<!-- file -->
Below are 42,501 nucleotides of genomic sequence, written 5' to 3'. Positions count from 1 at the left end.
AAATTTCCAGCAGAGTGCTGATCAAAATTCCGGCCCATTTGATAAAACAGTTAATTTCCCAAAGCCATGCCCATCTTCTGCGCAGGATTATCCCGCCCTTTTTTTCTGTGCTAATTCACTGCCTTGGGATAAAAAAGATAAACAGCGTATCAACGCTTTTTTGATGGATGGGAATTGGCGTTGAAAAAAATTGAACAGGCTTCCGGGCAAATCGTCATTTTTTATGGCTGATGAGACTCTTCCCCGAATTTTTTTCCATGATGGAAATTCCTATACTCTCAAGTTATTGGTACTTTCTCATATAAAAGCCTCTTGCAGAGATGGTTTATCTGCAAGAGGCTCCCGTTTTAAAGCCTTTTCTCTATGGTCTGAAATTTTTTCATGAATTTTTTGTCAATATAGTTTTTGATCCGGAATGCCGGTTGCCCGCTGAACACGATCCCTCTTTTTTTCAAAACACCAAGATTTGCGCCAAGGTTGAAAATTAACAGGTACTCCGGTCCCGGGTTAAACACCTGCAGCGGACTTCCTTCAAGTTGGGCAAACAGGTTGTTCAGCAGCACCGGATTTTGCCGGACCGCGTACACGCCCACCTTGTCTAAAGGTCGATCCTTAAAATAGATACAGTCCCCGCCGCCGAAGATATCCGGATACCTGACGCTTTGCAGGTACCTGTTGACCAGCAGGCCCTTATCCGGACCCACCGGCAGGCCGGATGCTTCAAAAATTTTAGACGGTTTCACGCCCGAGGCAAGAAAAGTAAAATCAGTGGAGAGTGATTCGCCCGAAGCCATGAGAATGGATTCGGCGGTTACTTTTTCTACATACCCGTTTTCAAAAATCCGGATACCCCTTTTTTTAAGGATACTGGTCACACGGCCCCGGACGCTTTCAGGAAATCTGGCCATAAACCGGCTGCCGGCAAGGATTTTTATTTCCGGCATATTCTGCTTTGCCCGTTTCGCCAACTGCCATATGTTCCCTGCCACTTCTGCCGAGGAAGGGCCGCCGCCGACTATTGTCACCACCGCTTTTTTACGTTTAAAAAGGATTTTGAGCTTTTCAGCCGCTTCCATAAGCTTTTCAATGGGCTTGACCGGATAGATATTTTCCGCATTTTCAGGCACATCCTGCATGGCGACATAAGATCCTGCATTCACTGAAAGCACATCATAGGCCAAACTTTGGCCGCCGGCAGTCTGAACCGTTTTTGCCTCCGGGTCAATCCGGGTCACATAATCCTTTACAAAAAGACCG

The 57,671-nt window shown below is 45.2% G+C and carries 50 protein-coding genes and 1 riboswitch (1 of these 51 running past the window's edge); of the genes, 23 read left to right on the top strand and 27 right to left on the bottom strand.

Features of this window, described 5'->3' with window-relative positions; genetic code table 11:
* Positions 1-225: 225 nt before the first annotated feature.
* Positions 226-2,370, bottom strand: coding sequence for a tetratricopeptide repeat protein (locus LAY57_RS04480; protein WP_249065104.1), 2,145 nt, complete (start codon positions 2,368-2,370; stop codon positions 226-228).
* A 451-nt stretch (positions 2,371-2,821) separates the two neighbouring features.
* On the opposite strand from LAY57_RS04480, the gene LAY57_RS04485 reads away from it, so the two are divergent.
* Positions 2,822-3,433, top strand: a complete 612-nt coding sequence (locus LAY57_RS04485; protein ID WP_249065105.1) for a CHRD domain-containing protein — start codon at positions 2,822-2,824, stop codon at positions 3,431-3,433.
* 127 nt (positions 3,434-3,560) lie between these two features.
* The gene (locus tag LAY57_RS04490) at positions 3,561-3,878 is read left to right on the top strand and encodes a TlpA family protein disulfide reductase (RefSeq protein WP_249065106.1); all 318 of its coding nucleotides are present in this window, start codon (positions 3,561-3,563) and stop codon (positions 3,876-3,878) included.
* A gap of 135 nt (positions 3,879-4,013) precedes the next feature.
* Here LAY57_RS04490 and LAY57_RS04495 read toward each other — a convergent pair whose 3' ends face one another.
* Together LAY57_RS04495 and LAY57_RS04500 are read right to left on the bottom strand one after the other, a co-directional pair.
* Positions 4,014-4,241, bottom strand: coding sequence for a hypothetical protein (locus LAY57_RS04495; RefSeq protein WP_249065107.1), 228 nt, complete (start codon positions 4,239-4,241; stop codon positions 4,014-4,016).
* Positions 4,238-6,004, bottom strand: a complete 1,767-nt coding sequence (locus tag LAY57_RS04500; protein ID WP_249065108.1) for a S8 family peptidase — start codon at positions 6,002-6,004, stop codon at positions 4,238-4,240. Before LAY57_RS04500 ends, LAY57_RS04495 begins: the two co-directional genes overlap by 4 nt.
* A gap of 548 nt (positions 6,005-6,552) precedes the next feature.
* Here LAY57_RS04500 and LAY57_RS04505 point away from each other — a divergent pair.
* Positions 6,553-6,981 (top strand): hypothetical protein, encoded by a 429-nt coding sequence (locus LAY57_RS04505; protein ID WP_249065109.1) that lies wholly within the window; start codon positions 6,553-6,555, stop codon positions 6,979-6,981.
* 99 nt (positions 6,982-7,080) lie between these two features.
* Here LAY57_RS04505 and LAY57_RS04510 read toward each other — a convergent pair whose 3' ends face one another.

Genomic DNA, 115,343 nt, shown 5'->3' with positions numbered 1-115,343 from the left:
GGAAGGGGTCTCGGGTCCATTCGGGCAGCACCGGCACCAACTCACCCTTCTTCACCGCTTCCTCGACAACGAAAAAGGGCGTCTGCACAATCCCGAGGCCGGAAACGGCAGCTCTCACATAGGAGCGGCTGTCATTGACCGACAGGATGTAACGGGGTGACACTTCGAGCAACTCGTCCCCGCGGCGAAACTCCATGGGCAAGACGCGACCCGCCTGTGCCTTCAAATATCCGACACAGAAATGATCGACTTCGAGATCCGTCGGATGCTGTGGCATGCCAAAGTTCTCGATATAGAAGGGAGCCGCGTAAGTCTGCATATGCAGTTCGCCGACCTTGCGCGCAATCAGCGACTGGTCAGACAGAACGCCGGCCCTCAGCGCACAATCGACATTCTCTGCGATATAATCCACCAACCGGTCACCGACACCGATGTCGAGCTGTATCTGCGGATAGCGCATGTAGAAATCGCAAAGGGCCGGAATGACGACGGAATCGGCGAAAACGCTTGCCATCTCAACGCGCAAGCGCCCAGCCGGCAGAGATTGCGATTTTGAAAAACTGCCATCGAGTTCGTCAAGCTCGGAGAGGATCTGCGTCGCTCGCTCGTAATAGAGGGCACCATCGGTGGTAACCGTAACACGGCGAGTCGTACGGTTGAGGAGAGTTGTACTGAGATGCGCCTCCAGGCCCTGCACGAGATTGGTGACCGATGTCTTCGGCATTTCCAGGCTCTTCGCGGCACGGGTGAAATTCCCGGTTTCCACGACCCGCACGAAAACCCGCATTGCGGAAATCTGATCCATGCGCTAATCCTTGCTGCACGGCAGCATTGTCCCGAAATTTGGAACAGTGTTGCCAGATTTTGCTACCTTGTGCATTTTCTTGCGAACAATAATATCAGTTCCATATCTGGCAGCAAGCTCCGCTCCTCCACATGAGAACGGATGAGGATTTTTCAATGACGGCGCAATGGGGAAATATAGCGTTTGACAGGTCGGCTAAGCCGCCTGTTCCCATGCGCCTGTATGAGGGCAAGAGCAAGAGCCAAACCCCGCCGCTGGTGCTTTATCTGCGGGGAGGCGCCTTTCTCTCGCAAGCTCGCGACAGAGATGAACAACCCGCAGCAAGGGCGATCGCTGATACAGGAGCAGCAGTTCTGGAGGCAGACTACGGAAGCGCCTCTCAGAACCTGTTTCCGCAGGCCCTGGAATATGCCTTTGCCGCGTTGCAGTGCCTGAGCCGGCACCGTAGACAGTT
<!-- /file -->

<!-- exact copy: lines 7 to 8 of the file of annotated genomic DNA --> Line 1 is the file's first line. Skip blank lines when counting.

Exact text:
* A 451-nt stretch (positions 2,371-2,821) separates the two neighbouring features.
* On the opposite strand from LAY57_RS04480, the gene LAY57_RS04485 reads away from it, so the two are divergent.